Banks and other financial institutions have been asked for assurances they will not provide investment support to Asia Pulp and Paper (APP) plans for additional pulping capacity in already massively deforested Sumatra.
A letter to financial institutions, signed by 60 environmental and social non-governmental organisations, highlights that APP’s record on keeping promises to investors is as bad as its record on keeping to a series of commitments to abandon its assault on native forests housing critically endangered Sumatran tigers and elephants.
“We believe that potential investors should be as concerned with APPs practices as the major companies no longer buying paper and packaging materials from the company,” said WWF International Forest Programme director Rod Taylor.
“If potential reputational risk is not enough, alarm bells should ring over the company’s default on nearly $US14 billion of debt in 2001 and the company’s current conduct in US courts over meeting obligations to some of its former investors.”
APP’s new mill would produce between 1.5 and 2.0 million tonnes per year of bleached hardwood pulp, making it the largest single pulp line in the world. Respected Sumatra NGO coalition Eyes on the Forest has estimated that APP and supplier companies have already pulped more than two million hectares of natural rainforests in Riau province Sumatra alone.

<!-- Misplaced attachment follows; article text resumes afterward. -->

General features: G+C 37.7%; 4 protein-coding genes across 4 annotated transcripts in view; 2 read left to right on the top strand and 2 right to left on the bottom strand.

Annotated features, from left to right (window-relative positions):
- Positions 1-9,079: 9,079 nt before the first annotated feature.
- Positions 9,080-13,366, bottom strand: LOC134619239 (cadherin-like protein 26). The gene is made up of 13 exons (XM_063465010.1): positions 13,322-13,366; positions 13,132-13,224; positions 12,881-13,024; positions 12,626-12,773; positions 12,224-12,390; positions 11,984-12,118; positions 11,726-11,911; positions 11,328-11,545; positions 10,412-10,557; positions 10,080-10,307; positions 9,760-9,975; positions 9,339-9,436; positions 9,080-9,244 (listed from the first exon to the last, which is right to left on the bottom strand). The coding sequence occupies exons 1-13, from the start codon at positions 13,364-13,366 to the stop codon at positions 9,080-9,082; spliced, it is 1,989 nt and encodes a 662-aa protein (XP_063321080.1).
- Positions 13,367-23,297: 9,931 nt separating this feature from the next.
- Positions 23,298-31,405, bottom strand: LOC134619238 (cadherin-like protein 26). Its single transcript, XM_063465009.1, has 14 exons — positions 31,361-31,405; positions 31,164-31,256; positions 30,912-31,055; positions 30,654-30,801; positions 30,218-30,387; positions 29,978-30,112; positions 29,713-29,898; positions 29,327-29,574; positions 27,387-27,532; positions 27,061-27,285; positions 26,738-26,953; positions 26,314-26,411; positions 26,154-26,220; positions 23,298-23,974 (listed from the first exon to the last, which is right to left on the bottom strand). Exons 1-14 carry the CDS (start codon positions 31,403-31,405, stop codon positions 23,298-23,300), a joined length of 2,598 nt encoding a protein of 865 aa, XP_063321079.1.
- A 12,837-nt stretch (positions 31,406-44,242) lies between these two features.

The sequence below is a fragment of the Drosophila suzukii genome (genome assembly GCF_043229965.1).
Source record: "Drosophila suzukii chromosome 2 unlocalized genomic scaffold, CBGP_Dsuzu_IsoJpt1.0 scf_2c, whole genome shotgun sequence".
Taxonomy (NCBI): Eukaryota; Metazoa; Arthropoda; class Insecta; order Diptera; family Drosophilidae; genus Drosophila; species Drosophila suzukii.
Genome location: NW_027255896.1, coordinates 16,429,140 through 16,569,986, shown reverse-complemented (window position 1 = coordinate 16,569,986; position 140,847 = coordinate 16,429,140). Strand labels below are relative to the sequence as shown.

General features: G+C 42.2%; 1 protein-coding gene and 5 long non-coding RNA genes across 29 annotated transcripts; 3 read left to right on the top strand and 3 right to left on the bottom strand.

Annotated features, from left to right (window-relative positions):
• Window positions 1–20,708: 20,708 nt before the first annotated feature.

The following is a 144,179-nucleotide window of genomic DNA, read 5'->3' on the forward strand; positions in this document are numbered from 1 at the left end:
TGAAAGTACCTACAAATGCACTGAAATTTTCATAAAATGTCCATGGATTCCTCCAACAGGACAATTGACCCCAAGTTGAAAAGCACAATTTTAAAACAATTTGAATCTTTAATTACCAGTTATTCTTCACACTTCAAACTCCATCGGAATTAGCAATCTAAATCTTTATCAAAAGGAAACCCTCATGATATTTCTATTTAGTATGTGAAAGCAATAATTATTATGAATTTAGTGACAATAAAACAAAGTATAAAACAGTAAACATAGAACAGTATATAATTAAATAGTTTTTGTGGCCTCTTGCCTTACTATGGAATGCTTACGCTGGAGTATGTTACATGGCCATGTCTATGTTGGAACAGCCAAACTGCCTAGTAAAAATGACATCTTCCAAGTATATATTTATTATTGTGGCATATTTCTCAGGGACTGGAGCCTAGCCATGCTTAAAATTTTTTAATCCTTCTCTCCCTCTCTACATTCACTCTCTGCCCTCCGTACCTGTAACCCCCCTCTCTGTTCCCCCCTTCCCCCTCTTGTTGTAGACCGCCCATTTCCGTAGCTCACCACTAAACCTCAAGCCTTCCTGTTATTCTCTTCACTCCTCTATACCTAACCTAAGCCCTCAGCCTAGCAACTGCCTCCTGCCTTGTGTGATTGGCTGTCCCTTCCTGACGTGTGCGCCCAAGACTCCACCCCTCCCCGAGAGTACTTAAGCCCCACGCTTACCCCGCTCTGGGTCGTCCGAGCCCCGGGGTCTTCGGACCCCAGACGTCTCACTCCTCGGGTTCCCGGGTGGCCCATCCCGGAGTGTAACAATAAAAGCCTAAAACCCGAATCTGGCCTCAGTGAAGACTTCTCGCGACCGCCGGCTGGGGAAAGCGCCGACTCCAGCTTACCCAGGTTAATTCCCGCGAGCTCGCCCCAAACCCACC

The letter highlights APP’s failures to honor environmental covenants given during restructuring of some of its debt and to the continuing loss of major customers (such as Disney, Hasbro, Mattel, Unilever, Nestle, Danone, Xerox, Mondi) as a result of concerns about its deforestation practices, community conflict and business and reputational risks to buyers.
“Indonesia is a potentially promising place to conduct investment in pulp and paper, with its humid climate and year-long sunlight which enables pulp wood to mature much quicker compared to subtropical countries, unfortunately this is being brought into disrepute by the destructive practises of APP which continues to rely on natural forest clearing for its pulp supply,” said WWF Indonesia’s Conservation Director, Nazir Foead.
The letter to banks and other financial institutions